She walked into the historic church-turned-art-space in an elegant shoulder length coat, flanked by two best friends. Charisma oozed out of this lady. I liked her immediately. Over the next few months, as we sat on wooden chairs and listened to a compassionate Buddhist nun speak of death and the veil of impermanence, I got to know Felice Boucher, the artist.
Felice Boucher has just been named Maine Photographer of the Year 2012 (she also won the title in 2010).
In the past three months she has won a B+W Magazine Color Single Award and has work in the 'Maine Photography Show', the 'Boothbay 2012 Juried Show' and ‘Strangers & Others’ at the Pace Gallery of Art, Fryeburg Academy. She’s also Portland royalty: her son, Todd Bernard, is one of the original founders of the influential SPACE Gallery. After stumbling across her latest series of fine art photography, Deified, I demanded that she drink tea with me.
You may have seen the first photograph in the series, Black Birds. It was a finalist in the 2012 San Francisco International Photography Exhibition—currently on show at Gallery Photographia and won Best of Show at the Maine Professional Photographers Awards 2012. If that wasn't enough, it was also selected for the 2012 Professional Women Photographers 36th Anniversary Show.
A young girl stands with bare feet on a worn, wooden floor. She is doll-like, in a simple black dress with both arms held aloft, a crow upon each wrist. There is something oddly beautiful and powerful about the image, a supernatural force that seems to breathe life into the girl. She comes across as a shaman of sorts. The women that populate the eight photographs in this series all have this mystical, otherworldly energy.
A filmmaker's mind
As we sit over tea in my Went End apartment, Boucher begins to reveal the secrets to her process. It is a mix of master old-school photography with cutting-edge technical wizardry. She embarks on each photograph as a filmmaker would, choosing the historic outfits, the locations, and the models. Boucher has sought out atmosphere-rich, historic spaces throughout Maine, such as the Arctic Museum at Bowdoin College, vacant ballrooms, historic college halls, fog-filled beaches and deep woods.
She places her subjects against worn wooden floors and walls, allowing the composition of lines to jar with traditional rules. “The rules are important, and when you break them you know why you’re breaking them,” she says. “You’re directing the viewer’s mind in a certain way.”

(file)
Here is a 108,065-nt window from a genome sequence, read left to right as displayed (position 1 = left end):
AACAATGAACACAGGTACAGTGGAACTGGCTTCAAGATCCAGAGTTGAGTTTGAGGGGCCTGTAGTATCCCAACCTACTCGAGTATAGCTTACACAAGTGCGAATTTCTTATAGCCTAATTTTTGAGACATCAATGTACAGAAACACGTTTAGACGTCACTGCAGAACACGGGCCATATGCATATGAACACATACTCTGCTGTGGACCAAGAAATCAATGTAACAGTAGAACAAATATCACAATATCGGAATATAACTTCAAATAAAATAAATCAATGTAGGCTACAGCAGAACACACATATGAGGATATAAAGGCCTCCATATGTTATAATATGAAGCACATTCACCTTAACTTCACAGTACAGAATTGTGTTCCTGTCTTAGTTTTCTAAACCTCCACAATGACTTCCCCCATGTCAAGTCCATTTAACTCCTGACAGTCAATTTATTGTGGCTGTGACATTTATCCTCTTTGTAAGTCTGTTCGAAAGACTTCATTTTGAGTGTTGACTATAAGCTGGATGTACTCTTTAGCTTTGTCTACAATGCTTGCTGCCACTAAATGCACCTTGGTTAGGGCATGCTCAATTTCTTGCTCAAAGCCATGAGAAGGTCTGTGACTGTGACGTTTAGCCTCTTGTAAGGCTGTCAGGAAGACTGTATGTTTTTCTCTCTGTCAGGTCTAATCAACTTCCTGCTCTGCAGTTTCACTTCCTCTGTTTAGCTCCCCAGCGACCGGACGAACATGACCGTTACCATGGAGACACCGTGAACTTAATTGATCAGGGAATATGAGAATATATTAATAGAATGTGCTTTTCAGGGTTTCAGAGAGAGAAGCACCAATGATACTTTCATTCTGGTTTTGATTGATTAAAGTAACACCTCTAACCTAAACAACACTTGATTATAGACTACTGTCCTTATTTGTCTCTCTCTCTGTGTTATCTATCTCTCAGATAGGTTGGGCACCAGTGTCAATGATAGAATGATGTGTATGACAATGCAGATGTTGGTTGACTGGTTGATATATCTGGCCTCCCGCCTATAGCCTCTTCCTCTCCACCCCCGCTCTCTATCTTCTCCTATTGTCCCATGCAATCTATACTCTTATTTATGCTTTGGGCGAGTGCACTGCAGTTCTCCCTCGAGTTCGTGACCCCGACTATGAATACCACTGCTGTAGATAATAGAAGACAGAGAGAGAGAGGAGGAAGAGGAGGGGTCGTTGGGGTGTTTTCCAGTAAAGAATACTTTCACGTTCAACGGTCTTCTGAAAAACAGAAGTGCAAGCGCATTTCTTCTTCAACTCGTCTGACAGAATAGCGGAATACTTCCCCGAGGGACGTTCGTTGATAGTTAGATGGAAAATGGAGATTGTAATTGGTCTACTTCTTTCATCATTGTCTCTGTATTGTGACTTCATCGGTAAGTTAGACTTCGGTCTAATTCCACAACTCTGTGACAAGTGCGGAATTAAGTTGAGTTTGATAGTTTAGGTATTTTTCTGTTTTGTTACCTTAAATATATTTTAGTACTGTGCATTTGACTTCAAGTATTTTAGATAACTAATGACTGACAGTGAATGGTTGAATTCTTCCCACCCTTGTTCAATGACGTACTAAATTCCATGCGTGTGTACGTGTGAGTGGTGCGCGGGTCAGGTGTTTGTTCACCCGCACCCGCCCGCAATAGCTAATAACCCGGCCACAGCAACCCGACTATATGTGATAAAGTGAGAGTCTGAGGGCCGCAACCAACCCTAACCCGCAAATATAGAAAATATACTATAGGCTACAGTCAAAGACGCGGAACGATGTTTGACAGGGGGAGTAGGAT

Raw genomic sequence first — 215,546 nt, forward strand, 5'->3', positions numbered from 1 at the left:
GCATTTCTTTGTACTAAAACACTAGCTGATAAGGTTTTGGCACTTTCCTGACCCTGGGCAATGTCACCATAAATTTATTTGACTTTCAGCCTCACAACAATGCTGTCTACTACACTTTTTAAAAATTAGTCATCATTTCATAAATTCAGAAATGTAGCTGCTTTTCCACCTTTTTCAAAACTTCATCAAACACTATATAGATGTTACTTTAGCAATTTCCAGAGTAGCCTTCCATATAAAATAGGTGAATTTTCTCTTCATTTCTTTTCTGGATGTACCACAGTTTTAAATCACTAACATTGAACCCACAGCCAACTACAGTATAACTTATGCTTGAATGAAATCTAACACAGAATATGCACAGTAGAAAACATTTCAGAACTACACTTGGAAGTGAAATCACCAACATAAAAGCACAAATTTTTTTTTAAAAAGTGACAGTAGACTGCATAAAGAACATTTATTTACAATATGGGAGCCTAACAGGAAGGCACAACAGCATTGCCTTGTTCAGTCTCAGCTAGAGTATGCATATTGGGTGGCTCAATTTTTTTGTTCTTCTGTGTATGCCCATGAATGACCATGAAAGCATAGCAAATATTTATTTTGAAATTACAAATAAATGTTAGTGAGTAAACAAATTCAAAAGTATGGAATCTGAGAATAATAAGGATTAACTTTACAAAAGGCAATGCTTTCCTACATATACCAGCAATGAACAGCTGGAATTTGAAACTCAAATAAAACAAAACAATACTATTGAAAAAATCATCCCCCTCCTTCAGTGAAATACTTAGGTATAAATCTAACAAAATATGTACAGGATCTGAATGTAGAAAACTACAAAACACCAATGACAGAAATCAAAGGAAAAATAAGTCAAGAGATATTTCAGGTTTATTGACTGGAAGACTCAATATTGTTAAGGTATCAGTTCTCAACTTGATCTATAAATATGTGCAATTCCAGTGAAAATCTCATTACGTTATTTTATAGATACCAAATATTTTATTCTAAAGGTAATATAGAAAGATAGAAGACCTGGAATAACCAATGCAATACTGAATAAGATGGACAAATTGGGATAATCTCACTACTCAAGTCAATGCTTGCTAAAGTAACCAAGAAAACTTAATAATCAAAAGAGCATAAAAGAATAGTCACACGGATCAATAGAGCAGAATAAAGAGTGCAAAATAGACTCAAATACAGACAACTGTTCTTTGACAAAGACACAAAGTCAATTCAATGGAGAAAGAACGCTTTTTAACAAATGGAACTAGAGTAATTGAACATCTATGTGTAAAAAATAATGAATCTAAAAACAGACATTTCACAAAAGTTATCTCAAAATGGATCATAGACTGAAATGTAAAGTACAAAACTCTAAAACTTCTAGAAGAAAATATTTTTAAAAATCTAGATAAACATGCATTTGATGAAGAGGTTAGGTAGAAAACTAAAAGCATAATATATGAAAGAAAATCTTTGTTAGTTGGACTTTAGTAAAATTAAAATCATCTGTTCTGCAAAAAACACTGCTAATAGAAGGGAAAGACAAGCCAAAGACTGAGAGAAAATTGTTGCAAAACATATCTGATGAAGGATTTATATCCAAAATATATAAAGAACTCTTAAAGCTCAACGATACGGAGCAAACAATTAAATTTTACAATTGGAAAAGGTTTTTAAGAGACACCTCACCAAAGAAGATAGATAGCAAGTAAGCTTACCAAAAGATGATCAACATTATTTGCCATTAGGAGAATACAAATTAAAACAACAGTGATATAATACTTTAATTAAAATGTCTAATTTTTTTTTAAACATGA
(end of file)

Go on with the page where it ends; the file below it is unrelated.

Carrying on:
Her first step is to flip the image over–so that one side of the body is mirrored. It is a play on the science of beauty, the symmetry that triggers the human mind to see perfection. The symmetry does other things too; it causes hats to turn into mystical headdresses, evoking Buddhist deities or Shaker spirits, and creates a royal presence. This symmetry elevates the women to powerful, archetypal female symbols.
Yet, just as this perfection is achieved, Felice then goes about deconstructing it—adding tiny differences and imperfections. “I’m honoring the imbalance,” she tells me, referencing her love of the Japanese wabi sabi aesthetic, the ‘perfection in the imperfection’. It’s like she is taking reality and upgrading it to the perfection of the gods, evoking contemporary culture’s obsession with photoshopped pantheons of celebrities. But then she brings it back down again to the level of us mere mortals—by adding in the subtle flaws.
Finally, she named this collection of otherworldly women with a wonderfully clever name: Deified is a palindrome, it reads the same way forwards and backwards.
It seems that the nun in the haunted church has been having an effect on Felice's artistic practice. She confides that this new series has been inspired by her meditation practice. “The stilling of my mind has allowed ideas to come in, for new possibilities to emerge,” she says. The images have certainly brought a sense of the new to the viewer—they are stunning, yet difficult to work out.
Felice Boucher morphs photography with illustration and painting, until we can’t quite tell what we are looking at. Like a sitting meditation in itself, the images compel us to stop, slow down and look with fresh eyes. Like ghosts or heavenly deities, the doll-like figures invite us to look beyond the ordinary veil of life, and see a glimpse of the extraordinary.
More info here: www.feliceboucher.com